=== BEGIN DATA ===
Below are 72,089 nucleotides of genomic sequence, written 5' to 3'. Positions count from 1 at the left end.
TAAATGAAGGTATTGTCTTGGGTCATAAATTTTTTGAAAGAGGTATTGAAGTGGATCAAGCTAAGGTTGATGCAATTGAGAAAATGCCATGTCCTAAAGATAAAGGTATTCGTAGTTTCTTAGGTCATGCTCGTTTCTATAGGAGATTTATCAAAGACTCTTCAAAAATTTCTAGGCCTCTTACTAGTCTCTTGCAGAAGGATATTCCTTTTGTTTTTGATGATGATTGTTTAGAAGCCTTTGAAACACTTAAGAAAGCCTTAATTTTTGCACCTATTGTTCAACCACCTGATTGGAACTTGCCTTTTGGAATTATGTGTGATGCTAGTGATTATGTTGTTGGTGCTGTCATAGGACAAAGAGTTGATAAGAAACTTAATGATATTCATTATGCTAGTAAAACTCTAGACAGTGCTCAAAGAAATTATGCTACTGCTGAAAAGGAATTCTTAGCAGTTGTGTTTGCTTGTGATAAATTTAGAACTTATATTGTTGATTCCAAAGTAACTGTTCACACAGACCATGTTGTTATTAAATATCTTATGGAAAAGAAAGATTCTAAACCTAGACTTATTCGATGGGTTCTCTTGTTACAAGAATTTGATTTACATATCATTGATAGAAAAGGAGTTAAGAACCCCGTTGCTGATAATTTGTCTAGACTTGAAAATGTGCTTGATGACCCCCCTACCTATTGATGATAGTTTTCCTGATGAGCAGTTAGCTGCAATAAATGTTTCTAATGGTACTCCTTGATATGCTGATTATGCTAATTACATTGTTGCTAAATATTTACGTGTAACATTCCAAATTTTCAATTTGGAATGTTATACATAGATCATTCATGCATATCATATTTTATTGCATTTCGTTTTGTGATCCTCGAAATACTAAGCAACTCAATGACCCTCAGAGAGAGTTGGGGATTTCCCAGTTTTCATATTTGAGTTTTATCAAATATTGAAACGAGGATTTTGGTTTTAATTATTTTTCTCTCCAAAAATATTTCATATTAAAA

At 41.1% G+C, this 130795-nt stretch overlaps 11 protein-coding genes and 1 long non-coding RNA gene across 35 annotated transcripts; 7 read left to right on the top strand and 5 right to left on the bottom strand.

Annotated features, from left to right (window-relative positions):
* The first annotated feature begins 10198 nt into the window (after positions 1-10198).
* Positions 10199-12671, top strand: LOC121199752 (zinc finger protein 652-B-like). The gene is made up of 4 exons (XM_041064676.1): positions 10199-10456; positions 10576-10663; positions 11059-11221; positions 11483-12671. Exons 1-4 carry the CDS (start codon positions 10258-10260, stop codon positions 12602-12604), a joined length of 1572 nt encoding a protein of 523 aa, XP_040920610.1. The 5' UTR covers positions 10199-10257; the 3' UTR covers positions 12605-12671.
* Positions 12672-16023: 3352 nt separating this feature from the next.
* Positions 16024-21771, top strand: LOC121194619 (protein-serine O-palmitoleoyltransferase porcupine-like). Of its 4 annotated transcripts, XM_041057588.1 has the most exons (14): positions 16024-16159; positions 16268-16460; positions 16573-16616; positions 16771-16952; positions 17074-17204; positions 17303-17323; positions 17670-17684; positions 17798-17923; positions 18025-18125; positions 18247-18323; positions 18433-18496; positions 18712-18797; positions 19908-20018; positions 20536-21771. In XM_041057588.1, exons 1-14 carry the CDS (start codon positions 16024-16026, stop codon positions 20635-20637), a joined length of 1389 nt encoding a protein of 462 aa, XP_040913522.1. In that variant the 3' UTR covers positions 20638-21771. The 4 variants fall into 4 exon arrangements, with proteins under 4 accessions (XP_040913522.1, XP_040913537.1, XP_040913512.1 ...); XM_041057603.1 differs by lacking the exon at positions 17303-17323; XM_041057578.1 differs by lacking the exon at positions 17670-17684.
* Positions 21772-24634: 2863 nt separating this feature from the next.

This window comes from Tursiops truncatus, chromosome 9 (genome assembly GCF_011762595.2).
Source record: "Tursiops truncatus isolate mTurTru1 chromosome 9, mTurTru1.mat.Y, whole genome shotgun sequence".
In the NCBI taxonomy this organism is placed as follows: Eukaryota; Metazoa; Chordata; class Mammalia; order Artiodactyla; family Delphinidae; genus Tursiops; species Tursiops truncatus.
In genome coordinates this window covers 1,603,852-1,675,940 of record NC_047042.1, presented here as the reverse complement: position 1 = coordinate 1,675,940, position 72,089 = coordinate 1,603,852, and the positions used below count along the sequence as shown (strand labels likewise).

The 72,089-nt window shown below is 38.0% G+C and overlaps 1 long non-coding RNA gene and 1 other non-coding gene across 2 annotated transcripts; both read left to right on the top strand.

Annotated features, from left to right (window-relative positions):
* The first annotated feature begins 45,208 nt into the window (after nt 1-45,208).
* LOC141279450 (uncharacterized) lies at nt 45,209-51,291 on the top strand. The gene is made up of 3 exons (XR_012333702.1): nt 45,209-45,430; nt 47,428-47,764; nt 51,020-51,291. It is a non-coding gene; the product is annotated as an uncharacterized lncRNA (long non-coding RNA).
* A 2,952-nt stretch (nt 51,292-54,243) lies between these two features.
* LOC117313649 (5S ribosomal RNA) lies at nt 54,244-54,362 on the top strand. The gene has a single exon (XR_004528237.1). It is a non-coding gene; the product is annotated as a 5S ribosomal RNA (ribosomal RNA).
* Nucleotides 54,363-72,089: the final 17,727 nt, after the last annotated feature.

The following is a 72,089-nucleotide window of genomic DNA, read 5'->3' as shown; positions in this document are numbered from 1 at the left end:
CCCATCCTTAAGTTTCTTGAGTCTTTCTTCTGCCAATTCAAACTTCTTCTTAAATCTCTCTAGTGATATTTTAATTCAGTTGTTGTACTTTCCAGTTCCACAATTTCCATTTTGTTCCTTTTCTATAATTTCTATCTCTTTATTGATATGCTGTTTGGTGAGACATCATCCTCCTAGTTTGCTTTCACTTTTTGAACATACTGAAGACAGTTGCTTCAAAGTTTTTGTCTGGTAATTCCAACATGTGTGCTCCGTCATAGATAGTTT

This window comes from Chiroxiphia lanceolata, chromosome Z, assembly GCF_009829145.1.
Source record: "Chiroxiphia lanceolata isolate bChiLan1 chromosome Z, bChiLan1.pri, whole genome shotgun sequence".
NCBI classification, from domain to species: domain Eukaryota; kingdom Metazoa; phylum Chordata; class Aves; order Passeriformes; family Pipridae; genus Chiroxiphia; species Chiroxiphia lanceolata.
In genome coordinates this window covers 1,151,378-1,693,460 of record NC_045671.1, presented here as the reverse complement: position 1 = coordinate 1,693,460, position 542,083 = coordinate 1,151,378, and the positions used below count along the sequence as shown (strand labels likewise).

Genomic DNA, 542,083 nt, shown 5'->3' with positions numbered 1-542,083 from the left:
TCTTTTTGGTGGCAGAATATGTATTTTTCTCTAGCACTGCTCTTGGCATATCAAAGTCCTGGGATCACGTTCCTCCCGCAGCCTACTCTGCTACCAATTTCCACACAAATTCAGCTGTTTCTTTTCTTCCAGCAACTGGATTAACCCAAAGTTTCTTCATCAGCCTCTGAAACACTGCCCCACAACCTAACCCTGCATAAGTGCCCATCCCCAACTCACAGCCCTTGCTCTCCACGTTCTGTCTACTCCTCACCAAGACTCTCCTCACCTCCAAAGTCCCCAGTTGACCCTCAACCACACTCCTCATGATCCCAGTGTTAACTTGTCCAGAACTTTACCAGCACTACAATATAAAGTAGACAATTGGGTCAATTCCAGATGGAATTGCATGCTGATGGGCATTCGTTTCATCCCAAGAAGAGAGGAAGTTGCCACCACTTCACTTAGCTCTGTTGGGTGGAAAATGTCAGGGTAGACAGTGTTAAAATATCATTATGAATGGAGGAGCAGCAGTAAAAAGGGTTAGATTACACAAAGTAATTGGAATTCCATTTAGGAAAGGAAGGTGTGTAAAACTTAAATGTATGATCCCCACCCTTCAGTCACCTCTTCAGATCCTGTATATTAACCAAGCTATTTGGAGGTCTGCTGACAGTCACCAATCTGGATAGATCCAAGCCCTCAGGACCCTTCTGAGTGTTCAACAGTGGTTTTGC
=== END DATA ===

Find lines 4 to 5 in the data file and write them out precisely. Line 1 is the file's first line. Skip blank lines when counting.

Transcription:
Annotated features, from left to right (window-relative positions):
* The first annotated feature begins 10198 nt into the window (after positions 1-10198).